THE smell of exhaust fumes and the sound of roaring engines filled the air at Newstead yesterday for the start of the Chopped Rod & Custom festival.
Hundreds of car and motorbike enthusiasts descended upon the town’s racecourse for the first day of the annual event.
Some had travelled for many days to attend the event, which is expected to attract between 5000 and 10,000 people over three days.
Warragul’s Deano Birch, who set up his own bamboo bar at his group’s campsite, said the event had a good vibe.
“It’s relaxed and it’s cool,” he said.
“I came up in a purple 1953 Mercury and we’re planning on having a few beers and watching the dirt drag races.”
His friend Heath King said there wasn’t much to dislike about the festival.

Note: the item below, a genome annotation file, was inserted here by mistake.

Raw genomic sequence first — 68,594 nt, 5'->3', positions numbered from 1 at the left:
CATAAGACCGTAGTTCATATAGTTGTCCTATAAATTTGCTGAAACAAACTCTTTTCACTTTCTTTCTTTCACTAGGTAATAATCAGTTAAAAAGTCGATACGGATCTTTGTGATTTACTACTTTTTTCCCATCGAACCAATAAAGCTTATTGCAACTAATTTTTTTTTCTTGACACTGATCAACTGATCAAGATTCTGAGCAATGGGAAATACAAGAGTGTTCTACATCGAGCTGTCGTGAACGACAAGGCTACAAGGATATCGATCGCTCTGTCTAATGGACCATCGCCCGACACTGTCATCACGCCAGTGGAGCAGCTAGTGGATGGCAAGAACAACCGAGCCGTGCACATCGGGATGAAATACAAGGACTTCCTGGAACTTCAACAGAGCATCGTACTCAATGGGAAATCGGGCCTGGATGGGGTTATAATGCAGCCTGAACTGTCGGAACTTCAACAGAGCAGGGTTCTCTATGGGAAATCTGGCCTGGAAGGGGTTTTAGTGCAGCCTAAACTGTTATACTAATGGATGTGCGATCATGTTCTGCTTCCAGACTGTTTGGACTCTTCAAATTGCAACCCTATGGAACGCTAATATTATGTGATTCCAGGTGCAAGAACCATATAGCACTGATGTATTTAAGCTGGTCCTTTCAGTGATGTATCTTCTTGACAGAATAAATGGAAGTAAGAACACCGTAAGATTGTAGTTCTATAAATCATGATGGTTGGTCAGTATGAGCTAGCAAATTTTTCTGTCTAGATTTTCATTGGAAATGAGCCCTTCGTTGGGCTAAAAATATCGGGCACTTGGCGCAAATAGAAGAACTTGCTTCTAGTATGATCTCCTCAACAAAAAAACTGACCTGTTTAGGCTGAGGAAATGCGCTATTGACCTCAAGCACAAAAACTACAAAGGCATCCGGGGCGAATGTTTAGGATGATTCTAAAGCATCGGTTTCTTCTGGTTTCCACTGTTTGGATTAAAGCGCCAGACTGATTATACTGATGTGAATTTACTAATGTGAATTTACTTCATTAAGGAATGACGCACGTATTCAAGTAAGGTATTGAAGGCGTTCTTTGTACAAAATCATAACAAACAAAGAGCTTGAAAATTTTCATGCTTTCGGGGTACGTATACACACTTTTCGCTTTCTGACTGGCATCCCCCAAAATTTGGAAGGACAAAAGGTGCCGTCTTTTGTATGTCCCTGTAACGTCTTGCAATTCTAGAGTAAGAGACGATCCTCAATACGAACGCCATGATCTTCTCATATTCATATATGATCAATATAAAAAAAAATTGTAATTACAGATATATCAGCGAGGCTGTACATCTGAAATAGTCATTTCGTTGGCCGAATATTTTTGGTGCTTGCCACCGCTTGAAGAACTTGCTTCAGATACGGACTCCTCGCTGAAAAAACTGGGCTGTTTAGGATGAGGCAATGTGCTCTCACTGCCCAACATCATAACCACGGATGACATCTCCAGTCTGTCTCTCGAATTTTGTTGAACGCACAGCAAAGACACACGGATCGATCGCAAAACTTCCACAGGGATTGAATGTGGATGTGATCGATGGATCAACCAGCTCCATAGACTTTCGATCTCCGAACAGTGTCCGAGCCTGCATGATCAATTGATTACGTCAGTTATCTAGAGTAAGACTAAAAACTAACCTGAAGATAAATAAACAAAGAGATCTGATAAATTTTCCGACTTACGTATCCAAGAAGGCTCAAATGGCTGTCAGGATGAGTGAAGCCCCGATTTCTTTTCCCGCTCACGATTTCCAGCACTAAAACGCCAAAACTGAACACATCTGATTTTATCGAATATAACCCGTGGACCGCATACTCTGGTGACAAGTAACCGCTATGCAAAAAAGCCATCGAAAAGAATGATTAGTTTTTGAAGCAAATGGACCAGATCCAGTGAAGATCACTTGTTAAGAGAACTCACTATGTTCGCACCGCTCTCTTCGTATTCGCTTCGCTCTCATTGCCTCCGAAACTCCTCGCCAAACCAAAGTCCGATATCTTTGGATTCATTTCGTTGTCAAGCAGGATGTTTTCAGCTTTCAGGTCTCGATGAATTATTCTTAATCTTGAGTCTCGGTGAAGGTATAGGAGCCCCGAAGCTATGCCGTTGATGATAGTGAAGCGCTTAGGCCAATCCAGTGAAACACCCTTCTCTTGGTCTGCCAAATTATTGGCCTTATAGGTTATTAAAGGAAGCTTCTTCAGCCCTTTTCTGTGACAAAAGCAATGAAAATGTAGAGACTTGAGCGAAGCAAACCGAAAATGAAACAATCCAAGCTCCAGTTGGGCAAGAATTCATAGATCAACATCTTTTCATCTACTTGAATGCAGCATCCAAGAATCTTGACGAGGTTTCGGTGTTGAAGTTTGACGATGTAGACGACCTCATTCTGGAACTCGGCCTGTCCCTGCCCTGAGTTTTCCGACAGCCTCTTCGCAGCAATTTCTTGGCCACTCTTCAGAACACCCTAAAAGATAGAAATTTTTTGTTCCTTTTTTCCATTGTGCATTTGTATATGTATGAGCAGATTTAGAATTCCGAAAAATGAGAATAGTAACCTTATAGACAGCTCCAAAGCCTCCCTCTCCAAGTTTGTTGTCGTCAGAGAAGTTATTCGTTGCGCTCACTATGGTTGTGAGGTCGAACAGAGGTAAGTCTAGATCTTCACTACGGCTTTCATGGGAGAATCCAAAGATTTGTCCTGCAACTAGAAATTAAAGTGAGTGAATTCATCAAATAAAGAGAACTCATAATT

“What’s not to like about it?” he said.
“I like the fact that there aren’t many rules, it’s a relaxed atmosphere.”
Eighteen bands playing rockabilly, garage and rock will perform at the event, and dirt drag racing is another key attraction.
“It’s going berserk,” organiser Ryan Ford said.
“It’s good for Newstead and the entire surrounding districts.
“All the accommodation is booked out, which means business for everyone.”
Mr Ford said while cars were the focus of the event, interest in the bands had increased.
“It’s morphing into a music festival along with the racing,” he said.
“It’s a unique mix compared with most other shows.”
Cars entering the festival must be traditional hot rods built prior to 1965 or custom-made models.
Motorbikes have also had a strong showing at the event, which is now in its fifth year.
“It’s going really well so far,” Mr Ford said. The festival will finish tomorrow.